Tuesday, 3 October 2017

Tree shrews move from branch to branch

Species tree by three coalescent-based approaches
from Esselstyn et al 2017 © The Author 2017
In an heroic effort to resolve some of the difficult nodes in the mammalian tree, Esselstyn et al. used data from published genomes and added new data for a total of 100 mammals. Focussing on ultraconserved elements, they analysed all this by a battery of techniques, These included the classical maximum likelihood (ML) on concatenated data and three coalescent-based approaches. How did they do?

The first problem was to resolve the root of the eutherian tree. Here they did rather well. Both the ML tree and two of the coalescent-based methods gave strong support to the Atlantogenata hypothesis, i.e. a sister relationship between Afrotheria (elephants, dugongs, tenrecs and hyraxes) and Xenarthra (sloths and armadillos) with a common ancestor basal to Boreoeutheria (all other eutherian mammals).

South American Tapir (Tapirus terrestris)
Photo by Bernard Dupont CC BY-SA 2.0
They did almost as well with the second problem: the sister group to horses, rhinos and tapirs (Perissodactyla). In most analyses the found Cetartiodactyla (cetaceans and even-toed ungulates) as sister to Perissodactyla. However, they could not rule out one of the alternative hypotheses, which had bats (Chiroptera) as the sister group.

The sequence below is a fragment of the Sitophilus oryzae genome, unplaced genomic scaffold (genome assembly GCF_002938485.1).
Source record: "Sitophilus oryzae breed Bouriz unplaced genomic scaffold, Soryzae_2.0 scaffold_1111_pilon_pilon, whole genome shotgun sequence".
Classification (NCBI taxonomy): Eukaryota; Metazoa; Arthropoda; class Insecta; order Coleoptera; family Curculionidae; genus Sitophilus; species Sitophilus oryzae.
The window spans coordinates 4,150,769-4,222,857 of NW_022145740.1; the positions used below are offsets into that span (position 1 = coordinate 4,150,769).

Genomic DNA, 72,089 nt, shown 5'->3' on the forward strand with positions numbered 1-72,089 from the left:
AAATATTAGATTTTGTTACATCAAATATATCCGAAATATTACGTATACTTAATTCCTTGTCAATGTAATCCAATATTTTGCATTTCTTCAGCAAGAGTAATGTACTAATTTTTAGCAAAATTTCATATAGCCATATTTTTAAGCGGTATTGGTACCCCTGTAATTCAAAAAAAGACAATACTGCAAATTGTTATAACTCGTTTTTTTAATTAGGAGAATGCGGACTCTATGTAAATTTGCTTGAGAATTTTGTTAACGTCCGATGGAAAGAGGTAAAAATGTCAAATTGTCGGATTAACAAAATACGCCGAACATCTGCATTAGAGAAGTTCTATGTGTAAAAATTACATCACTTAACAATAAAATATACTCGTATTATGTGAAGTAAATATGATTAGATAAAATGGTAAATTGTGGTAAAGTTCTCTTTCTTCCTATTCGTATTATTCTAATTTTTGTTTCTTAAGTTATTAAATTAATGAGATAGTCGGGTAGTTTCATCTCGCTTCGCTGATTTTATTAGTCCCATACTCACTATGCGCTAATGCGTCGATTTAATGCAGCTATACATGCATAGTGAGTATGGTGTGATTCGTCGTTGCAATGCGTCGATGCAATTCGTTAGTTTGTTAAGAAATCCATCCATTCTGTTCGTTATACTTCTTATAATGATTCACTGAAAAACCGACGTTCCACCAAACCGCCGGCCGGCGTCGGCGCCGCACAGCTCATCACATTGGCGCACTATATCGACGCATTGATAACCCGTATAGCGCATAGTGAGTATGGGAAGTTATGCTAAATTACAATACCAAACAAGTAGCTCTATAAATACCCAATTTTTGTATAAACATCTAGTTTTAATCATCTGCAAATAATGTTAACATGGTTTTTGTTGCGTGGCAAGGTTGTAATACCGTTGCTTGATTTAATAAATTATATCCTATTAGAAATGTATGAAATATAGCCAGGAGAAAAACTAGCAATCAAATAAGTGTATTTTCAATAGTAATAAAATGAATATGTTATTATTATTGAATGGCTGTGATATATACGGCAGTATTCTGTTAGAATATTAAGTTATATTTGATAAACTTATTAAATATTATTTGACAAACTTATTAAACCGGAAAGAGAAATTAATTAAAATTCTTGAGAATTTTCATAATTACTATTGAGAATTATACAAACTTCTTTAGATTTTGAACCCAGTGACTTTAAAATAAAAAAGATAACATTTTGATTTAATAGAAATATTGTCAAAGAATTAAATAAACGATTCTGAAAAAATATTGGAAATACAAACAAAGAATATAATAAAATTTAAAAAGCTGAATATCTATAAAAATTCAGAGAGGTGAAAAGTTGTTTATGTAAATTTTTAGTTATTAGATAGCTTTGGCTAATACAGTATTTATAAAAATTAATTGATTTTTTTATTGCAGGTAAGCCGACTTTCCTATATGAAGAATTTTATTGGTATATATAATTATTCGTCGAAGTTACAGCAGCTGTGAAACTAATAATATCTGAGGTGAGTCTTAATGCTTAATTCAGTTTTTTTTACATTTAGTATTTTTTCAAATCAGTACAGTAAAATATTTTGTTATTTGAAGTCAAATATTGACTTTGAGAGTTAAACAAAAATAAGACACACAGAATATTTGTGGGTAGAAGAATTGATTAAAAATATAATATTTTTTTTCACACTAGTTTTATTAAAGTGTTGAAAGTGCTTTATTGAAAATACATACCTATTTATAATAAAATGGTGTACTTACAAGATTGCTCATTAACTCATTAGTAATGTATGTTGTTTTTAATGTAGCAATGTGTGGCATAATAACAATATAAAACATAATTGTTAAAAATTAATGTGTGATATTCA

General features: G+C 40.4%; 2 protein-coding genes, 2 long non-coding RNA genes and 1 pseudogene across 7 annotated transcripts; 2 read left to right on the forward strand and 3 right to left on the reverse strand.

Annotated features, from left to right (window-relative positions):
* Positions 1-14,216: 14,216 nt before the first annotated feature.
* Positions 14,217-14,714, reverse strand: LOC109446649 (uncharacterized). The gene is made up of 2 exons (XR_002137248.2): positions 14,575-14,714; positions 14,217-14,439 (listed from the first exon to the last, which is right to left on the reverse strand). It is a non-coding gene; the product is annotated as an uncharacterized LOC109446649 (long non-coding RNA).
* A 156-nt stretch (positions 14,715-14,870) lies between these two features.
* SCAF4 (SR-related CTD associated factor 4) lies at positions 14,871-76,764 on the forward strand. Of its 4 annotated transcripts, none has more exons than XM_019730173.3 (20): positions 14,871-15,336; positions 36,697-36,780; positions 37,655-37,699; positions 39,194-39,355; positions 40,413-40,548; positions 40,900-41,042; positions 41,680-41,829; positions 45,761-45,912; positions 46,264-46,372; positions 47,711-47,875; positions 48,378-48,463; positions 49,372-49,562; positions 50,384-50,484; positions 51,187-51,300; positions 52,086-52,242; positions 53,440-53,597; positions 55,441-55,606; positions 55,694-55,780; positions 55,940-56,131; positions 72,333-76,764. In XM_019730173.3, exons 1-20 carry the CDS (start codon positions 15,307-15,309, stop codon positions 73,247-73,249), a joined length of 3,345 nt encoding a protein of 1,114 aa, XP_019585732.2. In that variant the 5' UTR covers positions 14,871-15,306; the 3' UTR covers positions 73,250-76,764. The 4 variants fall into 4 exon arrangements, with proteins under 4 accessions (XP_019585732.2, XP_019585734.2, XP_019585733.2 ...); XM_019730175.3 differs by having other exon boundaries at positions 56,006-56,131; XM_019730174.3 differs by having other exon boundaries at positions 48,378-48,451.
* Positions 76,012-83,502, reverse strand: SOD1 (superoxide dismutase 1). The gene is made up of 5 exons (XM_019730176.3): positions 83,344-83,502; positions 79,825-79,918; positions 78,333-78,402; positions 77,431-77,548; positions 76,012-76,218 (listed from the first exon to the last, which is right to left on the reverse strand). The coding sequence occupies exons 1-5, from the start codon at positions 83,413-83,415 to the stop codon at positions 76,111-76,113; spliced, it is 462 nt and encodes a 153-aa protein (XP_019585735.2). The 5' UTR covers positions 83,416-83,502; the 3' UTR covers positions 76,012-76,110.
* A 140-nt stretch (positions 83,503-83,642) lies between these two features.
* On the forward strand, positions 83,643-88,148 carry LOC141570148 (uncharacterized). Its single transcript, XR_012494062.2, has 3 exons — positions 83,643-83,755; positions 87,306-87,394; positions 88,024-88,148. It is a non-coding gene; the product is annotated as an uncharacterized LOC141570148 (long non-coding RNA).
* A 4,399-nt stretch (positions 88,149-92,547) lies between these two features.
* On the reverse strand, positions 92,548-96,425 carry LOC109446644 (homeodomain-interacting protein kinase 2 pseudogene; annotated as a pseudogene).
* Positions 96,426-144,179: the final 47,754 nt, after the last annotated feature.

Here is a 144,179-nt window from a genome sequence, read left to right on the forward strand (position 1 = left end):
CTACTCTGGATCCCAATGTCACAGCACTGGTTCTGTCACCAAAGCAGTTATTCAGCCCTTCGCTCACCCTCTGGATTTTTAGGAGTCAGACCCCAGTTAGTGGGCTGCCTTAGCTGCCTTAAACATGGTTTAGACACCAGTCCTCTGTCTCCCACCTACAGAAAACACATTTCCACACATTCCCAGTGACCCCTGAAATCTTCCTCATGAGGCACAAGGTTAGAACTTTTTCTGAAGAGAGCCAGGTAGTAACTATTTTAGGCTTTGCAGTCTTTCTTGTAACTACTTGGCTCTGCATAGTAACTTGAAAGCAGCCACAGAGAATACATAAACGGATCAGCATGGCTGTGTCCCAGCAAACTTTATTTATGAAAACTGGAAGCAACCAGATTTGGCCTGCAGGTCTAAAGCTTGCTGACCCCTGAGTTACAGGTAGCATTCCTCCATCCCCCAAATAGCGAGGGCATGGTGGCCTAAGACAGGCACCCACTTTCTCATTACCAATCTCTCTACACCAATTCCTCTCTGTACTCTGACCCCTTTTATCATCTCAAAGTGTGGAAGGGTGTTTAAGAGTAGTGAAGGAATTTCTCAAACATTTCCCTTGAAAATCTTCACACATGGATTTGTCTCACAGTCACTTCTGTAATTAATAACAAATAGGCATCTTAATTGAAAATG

Whereas horses and cetartiodactyls (including ruminants, pigs, dolphins) all have epitheliochorial placentation, no bat does, so I am happy with their majority finding!
Pen-tailed tree shrew (Ptilocercus lowii)
From Wolf 1848 via Wikipedia Commons
On the third thorny problem the exercise failed. Tree shrews used to be thought the closest relatives to primates but have been toppled from this position in favour of colugos (previous post). Because some previous studies did not even include colugos, the present authors sought a remedy in including two colugos and three tree shrews, including the pen-tailed tree shrew above. The hope was that high taxon coverage would give a sounder result. But they were forced to conclude that placement remains uncertain. Tree shrews may be sister to rodents and lagomorphs (Glires) or to colugos plus primates (Primatomorpha).

Fortunately they could confirm colugos as sister to primates, which was the basis for my recent paper with Andrea Mess on the evolution from labyrinthine to villous placentation (here).

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